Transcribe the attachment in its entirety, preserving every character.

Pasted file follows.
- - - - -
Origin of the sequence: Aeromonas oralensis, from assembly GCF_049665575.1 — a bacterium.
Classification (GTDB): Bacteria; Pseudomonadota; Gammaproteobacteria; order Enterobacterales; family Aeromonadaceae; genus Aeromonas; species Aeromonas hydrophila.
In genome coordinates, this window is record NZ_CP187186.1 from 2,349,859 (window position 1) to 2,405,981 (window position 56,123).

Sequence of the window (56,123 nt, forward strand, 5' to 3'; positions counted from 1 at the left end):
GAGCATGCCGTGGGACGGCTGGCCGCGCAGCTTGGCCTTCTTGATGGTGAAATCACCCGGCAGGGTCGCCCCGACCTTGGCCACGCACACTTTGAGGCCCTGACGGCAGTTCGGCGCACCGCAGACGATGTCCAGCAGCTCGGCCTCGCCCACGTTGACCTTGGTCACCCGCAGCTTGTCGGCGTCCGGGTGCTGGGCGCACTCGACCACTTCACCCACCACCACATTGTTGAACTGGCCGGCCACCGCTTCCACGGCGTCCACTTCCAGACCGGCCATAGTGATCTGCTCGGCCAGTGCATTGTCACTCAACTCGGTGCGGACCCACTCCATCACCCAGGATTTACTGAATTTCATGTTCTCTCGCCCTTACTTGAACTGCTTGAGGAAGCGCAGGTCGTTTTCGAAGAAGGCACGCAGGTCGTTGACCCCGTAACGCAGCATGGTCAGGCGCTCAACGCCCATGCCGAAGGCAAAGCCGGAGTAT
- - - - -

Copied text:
Origin of the sequence: Aeromonas oralensis, from assembly GCF_049665575.1 — a bacterium.
Classification (GTDB): Bacteria; Pseudomonadota; Gammaproteobacteria; order Enterobacterales; family Aeromonadaceae; genus Aeromonas; species Aeromonas hydrophila.
In genome coordinates, this window is record NZ_CP187186.1 from 2,349,859 (window position 1) to 2,405,981 (window position 56,123).

Sequence of the window (56,123 nt, forward strand, 5' to 3'; positions counted from 1 at the left end):
GAGCATGCCGTGGGACGGCTGGCCGCGCAGCTTGGCCTTCTTGATGGTGAAATCACCCGGCAGGGTCGCCCCGACCTTGGCCACGCACACTTTGAGGCCCTGACGGCAGTTCGGCGCACCGCAGACGATGTCCAGCAGCTCGGCCTCGCCCACGTTGACCTTGGTCACCCGCAGCTTGTCGGCGTCCGGGTGCTGGGCGCACTCGACCACTTCACCCACCACCACATTGTTGAACTGGCCGGCCACCGCTTCCACGGCGTCCACTTCCAGACCGGCCATAGTGATCTGCTCGGCCAGTGCATTGTCACTCAACTCGGTGCGGACCCACTCCATCACCCAGGATTTACTGAATTTCATGTTCTCTCGCCCTTACTTGAACTGCTTGAGGAAGCGCAGGTCGTTTTCGAAGAAGGCACGCAGGTCGTTGACCCCGTAACGCAGCATGGTCAGGCGCTCAACGCCCATGCCGAAGGCAAAGCCGGAGTAT